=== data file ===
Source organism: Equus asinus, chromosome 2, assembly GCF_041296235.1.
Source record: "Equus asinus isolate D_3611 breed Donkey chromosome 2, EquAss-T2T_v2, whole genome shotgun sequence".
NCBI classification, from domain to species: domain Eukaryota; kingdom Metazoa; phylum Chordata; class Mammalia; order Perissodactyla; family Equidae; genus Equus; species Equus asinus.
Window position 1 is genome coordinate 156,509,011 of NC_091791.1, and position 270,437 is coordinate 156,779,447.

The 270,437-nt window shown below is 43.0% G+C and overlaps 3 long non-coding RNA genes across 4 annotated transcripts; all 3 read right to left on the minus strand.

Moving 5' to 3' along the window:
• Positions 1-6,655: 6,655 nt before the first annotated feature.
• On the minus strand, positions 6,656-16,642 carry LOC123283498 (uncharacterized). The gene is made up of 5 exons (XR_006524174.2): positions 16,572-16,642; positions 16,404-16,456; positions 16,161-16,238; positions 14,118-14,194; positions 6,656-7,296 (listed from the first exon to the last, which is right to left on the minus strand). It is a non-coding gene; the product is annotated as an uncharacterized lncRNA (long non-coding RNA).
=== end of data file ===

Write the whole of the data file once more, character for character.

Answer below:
Source organism: Equus asinus, chromosome 2, assembly GCF_041296235.1.
Source record: "Equus asinus isolate D_3611 breed Donkey chromosome 2, EquAss-T2T_v2, whole genome shotgun sequence".
NCBI classification, from domain to species: domain Eukaryota; kingdom Metazoa; phylum Chordata; class Mammalia; order Perissodactyla; family Equidae; genus Equus; species Equus asinus.
Window position 1 is genome coordinate 156,509,011 of NC_091791.1, and position 270,437 is coordinate 156,779,447.

The 270,437-nt window shown below is 43.0% G+C and overlaps 3 long non-coding RNA genes across 4 annotated transcripts; all 3 read right to left on the minus strand.

Moving 5' to 3' along the window:
• Positions 1-6,655: 6,655 nt before the first annotated feature.
• On the minus strand, positions 6,656-16,642 carry LOC123283498 (uncharacterized). The gene is made up of 5 exons (XR_006524174.2): positions 16,572-16,642; positions 16,404-16,456; positions 16,161-16,238; positions 14,118-14,194; positions 6,656-7,296 (listed from the first exon to the last, which is right to left on the minus strand). It is a non-coding gene; the product is annotated as an uncharacterized lncRNA (long non-coding RNA).